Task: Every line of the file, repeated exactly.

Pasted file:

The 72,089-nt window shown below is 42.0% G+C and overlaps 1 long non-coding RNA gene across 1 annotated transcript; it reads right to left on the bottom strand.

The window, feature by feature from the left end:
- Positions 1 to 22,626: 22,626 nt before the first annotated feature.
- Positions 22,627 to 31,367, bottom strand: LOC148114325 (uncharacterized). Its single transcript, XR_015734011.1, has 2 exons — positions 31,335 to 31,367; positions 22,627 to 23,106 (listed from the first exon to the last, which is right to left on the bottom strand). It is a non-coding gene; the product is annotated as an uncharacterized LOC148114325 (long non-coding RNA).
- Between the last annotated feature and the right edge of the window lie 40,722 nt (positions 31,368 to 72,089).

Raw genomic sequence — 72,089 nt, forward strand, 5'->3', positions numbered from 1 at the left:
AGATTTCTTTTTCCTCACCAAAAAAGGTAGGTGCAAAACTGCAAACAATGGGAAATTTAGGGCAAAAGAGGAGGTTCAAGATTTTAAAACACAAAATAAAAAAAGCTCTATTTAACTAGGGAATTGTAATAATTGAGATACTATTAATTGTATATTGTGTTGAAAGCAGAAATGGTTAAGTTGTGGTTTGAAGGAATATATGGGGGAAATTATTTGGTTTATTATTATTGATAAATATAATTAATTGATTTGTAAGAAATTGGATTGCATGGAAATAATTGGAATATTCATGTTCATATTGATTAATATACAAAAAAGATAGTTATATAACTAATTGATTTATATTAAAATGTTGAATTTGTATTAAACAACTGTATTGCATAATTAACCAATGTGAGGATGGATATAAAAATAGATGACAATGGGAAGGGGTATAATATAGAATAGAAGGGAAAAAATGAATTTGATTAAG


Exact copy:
The 72,089-nt window shown below is 42.0% G+C and overlaps 1 long non-coding RNA gene across 1 annotated transcript; it reads right to left on the bottom strand.

The window, feature by feature from the left end:
- Positions 1 to 22,626: 22,626 nt before the first annotated feature.
- Positions 22,627 to 31,367, bottom strand: LOC148114325 (uncharacterized). Its single transcript, XR_015734011.1, has 2 exons — positions 31,335 to 31,367; positions 22,627 to 23,106 (listed from the first exon to the last, which is right to left on the bottom strand). It is a non-coding gene; the product is annotated as an uncharacterized LOC148114325 (long non-coding RNA).
- Between the last annotated feature and the right edge of the window lie 40,722 nt (positions 31,368 to 72,089).

Raw genomic sequence — 72,089 nt, forward strand, 5'->3', positions numbered from 1 at the left:
AGATTTCTTTTTCCTCACCAAAAAAGGTAGGTGCAAAACTGCAAACAATGGGAAATTTAGGGCAAAAGAGGAGGTTCAAGATTTTAAAACACAAAATAAAAAAAGCTCTATTTAACTAGGGAATTGTAATAATTGAGATACTATTAATTGTATATTGTGTTGAAAGCAGAAATGGTTAAGTTGTGGTTTGAAGGAATATATGGGGGAAATTATTTGGTTTATTATTATTGATAAATATAATTAATTGATTTGTAAGAAATTGGATTGCATGGAAATAATTGGAATATTCATGTTCATATTGATTAATATACAAAAAAGATAGTTATATAACTAATTGATTTATATTAAAATGTTGAATTTGTATTAAACAACTGTATTGCATAATTAACCAATGTGAGGATGGATATAAAAATAGATGACAATGGGAAGGGGTATAATATAGAATAGAAGGGAAAAAATGAATTTGATTAAG